Call it a slowdown or call it a bust, but it’s clear the natural-gas boom stoking the fires of development on Colorado’s Western Slope the last several years is all but over.
The Denver Post is reporting oil and gas companies are dramatically scaling back operations in former boom towns from Rifle to Parachute.
And although Garfield County saw a record number of drilling permits issued in 2008, with similar numbers so far in 2009, actual drilling activity has dropped off by about one-third, a county official told The Glenwood Springs Post Independent.
Plummeting natural gas prices are largely to blame, according to some industry analysts, but others blame more restrictive drilling regulations adopted by the Colorado Oil and Gas Conservation Commission (COGCC) in December after a year of negotiations and debate.
The state Legislature will take up those new regs in the next month or so, with some Republicans and even a Democrat or two promising a fight on certain aspects of the new regs — specifically when it comes to wildlife protections — according to The Durango Herald.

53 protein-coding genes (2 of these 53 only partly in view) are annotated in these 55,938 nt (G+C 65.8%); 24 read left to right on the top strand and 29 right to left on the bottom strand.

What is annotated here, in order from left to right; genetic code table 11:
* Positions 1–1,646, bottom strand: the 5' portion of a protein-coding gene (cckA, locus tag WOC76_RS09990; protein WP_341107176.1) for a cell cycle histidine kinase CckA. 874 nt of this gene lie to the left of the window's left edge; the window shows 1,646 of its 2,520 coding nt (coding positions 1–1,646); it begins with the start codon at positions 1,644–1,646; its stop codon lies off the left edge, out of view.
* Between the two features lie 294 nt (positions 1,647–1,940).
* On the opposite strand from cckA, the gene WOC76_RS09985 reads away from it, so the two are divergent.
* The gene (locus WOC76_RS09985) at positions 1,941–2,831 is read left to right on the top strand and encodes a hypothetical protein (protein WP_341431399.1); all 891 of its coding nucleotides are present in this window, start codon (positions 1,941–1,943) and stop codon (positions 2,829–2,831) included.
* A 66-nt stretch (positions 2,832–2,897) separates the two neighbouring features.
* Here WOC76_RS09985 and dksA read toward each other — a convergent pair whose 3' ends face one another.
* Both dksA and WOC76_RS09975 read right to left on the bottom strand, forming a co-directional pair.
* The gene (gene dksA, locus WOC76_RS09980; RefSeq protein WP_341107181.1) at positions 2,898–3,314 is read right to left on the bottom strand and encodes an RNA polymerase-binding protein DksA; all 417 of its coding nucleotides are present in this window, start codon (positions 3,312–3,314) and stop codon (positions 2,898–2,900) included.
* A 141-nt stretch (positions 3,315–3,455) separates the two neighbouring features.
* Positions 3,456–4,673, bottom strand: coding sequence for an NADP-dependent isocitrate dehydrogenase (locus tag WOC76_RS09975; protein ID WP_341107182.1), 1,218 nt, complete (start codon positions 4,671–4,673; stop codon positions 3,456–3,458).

However, The Grand Junction Sentinel Monday reported a group of more than 60 retired state and federal wildlife officials sent a letter to state lawmakers urging passage of the regs as written.
And despite the massive drop in energy prices, various industry advocates continue to beat the oil shale drum despite its unproven technology. The Post Independent reports a local group has released a myth-busting fact sheet arguing alternatives will never displace the need for full-scale oil shale production.
And in other Grand Junction news, even as the specter of another energy bust along the lines of the early 1980s looms over Mesa County, the only industry perhaps more depressed is newspaper publishing.
The Grand Junction Free Press, launched in 2003 to compete with the Daily Sentinel, announced Monday it’s scaling back to three days a week because of the current advertising climate.